“Personalized learning” sounds great for any ear interested to hear about education advancements, but it also comes with a rather broad definition. The core idea is to offer each student the possibility to learn any subject based on their already available knowledge, level of interest and individual pace on the learning curve, in an environment that constantly adapts to their learning needs.
How exactly to deliver personalized learning is a matter of debate. The most efficient option is definitely a 1:1 approach. But this is far from being also effective. For too many students this can’t be an option. So educators are free to opt for the way they consider most appropriate to personalize their instruction. Which is not a bad thing, considering the many restrictions our standardized educational system implies.
Whatever approach to achieving the personalization of education one might choose, one thing is certain: one teacher cannot do it alone for a class of 30 (give or take) students. That teacher needs specialized assistance — or a sidekick, as I like to call it — and that specialized assistance may often take the form of artificial intelligence, or shortly AI.
How AI shapes up our world
AI is a prevalent ingredient in many if not most of the technological advancements that are currently transforming industries and fields of activity. Artificial intelligence is in search engines, and ATMs, talks to you through the voice of Siri or other virtual assistants, and allows you to turn on the lights in your living room by voice command, from a completely different part of your house.
AI is everywhere.
While it can get a little bit scary to think about all the things that could go wrong if AI get out of our control, it opens the door to many positive possibilities nonetheless. In many industries. Including education.
How AI shapes up K-12 education
Perhaps things will not change overnight — the educational system is notorious for its resistance to change — but ed-tech is conquering more and more classrooms and AI follows suit.
Teachers now have plenty of tools to use in order to deliver enhanced instruction, from educational apps (including VR and AR ones) to videos to various cloud-based tools to learning management systems, and more. The classroom as we know it is being transformed by this use of technology, by putting it into the hands of students and pushing the learning experience into the 21st century.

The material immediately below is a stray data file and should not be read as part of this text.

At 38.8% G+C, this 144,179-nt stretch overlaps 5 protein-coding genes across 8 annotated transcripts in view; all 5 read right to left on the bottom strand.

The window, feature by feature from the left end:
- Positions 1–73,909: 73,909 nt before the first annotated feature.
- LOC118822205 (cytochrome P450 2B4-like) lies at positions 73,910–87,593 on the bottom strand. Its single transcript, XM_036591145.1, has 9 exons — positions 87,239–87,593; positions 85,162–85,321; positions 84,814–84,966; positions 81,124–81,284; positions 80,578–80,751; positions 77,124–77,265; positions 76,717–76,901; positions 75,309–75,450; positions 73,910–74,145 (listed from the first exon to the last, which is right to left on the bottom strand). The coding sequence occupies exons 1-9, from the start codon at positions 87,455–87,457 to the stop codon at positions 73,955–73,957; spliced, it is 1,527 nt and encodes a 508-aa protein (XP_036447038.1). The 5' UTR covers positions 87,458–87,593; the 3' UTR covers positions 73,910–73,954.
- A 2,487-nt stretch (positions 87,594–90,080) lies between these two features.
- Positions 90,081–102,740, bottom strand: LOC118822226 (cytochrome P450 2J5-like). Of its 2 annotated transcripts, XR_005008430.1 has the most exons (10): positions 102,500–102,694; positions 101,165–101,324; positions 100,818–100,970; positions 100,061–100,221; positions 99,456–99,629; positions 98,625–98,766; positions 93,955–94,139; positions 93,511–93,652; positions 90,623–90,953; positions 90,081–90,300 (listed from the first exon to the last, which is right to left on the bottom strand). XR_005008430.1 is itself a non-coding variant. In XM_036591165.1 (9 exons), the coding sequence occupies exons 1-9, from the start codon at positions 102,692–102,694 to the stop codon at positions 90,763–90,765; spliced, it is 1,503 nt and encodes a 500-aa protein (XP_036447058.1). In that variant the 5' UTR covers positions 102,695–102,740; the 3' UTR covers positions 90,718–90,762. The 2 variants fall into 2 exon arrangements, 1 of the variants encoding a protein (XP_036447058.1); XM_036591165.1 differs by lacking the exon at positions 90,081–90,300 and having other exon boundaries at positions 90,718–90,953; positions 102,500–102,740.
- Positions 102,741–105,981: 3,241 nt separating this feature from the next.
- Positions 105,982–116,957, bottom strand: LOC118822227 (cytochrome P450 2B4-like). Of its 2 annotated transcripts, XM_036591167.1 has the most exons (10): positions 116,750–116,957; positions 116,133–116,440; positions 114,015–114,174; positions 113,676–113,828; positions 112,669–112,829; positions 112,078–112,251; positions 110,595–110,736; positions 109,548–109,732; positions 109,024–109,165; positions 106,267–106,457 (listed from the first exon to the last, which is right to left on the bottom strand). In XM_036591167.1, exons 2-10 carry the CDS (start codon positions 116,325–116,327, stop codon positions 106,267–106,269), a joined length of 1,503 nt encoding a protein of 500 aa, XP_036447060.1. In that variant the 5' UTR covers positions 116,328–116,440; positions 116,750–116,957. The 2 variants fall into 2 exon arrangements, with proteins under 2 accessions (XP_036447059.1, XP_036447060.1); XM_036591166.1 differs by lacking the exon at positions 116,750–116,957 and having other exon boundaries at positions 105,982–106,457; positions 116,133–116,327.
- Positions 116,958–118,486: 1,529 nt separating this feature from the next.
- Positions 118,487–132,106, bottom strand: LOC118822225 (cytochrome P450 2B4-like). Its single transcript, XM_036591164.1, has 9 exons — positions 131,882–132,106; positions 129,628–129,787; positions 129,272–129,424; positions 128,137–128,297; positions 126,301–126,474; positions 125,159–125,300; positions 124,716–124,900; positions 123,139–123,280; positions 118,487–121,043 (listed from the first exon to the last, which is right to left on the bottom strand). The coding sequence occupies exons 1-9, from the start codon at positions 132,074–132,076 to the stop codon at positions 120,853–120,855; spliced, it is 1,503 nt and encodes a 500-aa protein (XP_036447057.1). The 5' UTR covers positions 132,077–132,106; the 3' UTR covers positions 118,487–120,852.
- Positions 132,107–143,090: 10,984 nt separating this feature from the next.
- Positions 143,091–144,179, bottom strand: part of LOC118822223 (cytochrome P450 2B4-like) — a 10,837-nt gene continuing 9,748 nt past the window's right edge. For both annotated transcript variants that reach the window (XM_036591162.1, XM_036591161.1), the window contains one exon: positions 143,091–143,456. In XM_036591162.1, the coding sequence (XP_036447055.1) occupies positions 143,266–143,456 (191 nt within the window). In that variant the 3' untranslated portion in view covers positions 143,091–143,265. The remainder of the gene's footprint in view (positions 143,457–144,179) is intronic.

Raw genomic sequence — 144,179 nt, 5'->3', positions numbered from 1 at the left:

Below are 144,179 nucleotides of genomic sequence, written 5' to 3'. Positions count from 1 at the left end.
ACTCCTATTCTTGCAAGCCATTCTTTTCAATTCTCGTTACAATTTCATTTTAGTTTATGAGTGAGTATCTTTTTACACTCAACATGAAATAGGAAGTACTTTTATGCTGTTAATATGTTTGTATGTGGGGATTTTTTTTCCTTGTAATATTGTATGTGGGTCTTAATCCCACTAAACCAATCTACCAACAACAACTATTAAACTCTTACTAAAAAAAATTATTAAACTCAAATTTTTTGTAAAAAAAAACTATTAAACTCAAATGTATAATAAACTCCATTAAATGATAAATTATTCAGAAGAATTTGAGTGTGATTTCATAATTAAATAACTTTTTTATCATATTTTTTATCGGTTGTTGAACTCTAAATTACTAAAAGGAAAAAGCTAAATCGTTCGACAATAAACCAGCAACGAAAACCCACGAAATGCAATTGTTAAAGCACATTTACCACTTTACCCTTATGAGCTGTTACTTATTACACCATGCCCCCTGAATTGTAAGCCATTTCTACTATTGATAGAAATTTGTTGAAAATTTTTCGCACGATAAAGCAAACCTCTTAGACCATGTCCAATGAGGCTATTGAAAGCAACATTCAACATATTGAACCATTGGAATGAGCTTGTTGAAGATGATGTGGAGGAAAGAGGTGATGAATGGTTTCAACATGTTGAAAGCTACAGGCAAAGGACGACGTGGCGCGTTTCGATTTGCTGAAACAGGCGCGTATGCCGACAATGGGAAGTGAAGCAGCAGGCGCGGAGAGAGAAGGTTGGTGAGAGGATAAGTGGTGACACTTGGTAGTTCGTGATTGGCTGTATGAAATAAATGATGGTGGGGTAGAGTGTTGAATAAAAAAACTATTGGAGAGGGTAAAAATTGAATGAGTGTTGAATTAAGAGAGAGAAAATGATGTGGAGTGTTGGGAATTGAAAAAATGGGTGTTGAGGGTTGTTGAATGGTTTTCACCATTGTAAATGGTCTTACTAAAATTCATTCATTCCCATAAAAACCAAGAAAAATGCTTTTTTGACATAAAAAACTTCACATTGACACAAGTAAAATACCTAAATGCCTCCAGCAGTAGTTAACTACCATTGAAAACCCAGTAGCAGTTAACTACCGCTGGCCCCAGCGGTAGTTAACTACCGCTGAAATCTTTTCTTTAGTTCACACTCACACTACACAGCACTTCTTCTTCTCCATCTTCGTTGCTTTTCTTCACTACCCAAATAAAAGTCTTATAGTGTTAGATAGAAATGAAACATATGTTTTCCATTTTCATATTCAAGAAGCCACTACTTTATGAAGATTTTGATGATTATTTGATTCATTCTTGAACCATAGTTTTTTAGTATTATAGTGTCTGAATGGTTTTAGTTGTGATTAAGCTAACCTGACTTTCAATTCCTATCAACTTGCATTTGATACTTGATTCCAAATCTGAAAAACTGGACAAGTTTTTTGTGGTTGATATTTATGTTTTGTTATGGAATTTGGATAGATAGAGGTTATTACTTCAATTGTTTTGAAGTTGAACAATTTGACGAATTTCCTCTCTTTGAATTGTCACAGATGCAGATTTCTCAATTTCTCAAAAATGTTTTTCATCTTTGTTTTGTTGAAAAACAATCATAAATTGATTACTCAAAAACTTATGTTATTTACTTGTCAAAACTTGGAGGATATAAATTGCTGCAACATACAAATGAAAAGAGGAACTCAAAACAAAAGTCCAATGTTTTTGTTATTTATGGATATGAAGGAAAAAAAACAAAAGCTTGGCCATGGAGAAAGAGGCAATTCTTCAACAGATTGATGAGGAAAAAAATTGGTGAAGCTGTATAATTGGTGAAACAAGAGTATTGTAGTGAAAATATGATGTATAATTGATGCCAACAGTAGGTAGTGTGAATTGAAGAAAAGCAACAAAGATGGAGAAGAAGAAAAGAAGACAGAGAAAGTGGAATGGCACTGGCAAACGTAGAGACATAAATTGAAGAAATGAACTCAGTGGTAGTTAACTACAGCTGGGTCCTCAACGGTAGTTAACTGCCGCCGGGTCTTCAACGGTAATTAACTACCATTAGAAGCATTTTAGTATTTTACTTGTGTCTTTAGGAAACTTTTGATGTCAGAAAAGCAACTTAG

Artificially intelligent technology for educational usage is still developing, but even today’s levels are enough to give hope to those in need of special education. But the big promise AI brings into the realm of education is that of personalized learning.
If educators are to deliver personalized learning to each and every one of their students, they must rely on big (learning) data and the technology that parse, analyze and report it. The smarter the technology the better the reports and the better the decisions. Not only that, but AI can assist teachers in offering targeted student support, at the moment of need, to each student.
AI in education — a glimpse into the future
While the human imagination holds no limits in terms of what the future might be — for the world in general and for education and ed-tech in particular — there’s one idea about the use of AI in K-12 education that could become very real: artificially intelligent lifelong learning companions.
The name is definitely cool. What these learning companion systems do is even cooler.
According to “Intelligence Unleashed – An argument for AI in Education“, a recent paper by Pearson and UCL Knowledge Lab, “the next generation of learning companion systems will offer huge potential for future teaching and learning. There are no technical barriers to the development of learning companions that can accompany and support individual learners throughout their studies – in and beyond school. These lifelong learning companions could be based in the cloud, accessible via a multiplicity of devices, and be operated offline as needed.”
The publication goes on to say “Rather than teaching all subject areas, the learning companion might call in specialist AIEd systems or humans with expertise in the particular subject area required by the learner. In addition, the companion could focus on helping learners to become better at learning through developing a growth mindset or an impressive array of 21st century skills. And because this type of system can help all learners to access learning resources that are optimal for their needs, it will be suitable for struggling learners as well as those who are high achieving.”
What do you think about that? How would you use these in your classroom of the future?
For more articles about this topic, please visit the K-12 category.